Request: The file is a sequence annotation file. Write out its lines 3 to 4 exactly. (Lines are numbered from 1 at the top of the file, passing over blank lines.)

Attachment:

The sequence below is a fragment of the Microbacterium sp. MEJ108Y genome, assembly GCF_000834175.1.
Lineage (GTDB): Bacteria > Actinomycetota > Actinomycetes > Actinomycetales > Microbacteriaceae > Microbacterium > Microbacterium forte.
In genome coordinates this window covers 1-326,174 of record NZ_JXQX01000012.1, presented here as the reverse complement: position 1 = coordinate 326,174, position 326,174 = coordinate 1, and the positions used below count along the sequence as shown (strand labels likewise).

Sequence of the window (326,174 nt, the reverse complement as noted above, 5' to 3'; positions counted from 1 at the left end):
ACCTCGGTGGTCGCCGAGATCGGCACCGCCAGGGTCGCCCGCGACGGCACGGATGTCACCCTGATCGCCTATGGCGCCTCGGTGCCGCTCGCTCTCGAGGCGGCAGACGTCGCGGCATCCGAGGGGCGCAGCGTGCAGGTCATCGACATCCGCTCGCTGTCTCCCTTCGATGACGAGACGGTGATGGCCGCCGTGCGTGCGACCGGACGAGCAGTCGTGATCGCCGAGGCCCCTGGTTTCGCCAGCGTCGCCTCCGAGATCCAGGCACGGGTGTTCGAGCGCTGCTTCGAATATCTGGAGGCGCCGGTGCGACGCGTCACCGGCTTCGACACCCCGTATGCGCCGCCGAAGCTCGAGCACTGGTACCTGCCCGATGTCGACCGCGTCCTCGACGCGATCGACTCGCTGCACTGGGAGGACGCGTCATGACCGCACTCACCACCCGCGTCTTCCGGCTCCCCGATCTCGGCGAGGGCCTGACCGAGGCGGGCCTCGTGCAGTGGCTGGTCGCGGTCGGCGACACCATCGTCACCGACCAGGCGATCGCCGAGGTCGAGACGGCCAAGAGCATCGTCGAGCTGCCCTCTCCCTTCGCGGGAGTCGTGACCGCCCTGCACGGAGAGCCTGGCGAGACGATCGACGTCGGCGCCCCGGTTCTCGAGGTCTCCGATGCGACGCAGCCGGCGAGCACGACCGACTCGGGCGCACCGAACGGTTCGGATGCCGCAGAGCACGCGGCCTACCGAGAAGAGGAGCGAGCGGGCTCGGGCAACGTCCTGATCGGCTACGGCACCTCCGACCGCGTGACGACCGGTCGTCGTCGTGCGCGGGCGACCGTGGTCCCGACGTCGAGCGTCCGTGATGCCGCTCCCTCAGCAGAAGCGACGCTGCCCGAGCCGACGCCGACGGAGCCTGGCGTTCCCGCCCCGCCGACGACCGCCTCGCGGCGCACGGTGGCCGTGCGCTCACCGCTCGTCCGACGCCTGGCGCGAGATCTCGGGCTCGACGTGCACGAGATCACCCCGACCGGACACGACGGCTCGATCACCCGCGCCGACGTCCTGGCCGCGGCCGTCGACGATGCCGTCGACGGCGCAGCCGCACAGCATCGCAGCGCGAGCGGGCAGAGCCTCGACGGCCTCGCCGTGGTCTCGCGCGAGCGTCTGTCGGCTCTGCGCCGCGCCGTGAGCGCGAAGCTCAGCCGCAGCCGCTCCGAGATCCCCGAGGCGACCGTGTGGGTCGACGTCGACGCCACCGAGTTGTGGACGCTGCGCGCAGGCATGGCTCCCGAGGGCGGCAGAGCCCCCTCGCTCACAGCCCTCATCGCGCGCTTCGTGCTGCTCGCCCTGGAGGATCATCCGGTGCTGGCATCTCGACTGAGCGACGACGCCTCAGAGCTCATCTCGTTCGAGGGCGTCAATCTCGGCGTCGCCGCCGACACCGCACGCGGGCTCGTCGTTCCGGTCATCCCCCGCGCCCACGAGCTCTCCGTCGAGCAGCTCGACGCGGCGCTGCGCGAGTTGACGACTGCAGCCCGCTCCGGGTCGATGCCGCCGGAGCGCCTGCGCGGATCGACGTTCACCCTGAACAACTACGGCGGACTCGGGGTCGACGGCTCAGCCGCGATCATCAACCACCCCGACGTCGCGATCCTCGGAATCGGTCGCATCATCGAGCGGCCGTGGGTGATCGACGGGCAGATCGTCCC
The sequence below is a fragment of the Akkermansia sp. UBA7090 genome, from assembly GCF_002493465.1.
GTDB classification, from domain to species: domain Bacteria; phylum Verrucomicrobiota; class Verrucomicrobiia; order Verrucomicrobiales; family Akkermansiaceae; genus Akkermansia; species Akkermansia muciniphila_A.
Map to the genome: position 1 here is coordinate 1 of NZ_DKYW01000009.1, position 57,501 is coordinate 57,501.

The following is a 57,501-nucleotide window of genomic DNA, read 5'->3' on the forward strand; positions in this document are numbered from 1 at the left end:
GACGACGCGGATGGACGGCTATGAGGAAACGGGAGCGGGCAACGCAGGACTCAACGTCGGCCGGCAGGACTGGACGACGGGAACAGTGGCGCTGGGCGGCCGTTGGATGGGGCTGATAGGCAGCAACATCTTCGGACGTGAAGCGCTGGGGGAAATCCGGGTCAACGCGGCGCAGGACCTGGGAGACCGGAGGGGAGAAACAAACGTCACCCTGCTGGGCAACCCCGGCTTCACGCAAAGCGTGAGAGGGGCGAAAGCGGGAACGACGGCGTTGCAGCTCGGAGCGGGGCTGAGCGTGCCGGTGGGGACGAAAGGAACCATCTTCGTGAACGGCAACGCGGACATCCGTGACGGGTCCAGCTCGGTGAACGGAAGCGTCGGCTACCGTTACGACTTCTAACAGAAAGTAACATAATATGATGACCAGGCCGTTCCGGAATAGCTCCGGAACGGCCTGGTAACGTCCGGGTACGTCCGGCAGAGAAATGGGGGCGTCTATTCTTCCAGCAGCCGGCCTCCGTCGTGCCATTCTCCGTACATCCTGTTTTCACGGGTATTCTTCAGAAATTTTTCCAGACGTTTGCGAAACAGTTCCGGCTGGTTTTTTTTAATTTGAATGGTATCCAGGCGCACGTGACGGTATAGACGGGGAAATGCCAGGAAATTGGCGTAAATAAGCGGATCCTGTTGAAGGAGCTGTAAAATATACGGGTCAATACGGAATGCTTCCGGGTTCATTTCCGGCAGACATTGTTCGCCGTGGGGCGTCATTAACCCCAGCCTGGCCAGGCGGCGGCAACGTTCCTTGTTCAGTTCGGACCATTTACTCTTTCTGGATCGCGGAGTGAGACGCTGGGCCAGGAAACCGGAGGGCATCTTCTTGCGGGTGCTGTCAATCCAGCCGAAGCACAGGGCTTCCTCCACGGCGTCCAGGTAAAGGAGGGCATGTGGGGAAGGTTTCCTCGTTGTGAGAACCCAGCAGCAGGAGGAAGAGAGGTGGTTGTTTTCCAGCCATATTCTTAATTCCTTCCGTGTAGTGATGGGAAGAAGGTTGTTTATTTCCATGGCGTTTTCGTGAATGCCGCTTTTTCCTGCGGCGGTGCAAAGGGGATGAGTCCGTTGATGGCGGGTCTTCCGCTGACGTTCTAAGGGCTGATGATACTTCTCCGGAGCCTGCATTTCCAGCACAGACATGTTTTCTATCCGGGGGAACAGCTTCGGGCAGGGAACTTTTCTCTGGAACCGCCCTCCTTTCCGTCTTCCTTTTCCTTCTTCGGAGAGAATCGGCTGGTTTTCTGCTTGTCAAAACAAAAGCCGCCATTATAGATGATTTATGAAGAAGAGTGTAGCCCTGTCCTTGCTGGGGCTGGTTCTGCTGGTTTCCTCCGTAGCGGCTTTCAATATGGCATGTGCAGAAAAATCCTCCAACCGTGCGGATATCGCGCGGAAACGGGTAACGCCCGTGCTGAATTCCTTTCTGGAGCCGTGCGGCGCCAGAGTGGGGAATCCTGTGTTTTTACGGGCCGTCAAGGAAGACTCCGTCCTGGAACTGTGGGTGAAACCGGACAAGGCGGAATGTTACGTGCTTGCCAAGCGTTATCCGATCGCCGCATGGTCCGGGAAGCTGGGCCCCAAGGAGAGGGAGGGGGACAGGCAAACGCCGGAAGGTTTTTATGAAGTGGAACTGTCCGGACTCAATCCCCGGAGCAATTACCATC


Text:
In genome coordinates this window covers 1-326,174 of record NZ_JXQX01000012.1, presented here as the reverse complement: position 1 = coordinate 326,174, position 326,174 = coordinate 1, and the positions used below count along the sequence as shown (strand labels likewise).

Sequence of the window (326,174 nt, the reverse complement as noted above, 5' to 3'; positions counted from 1 at the left end):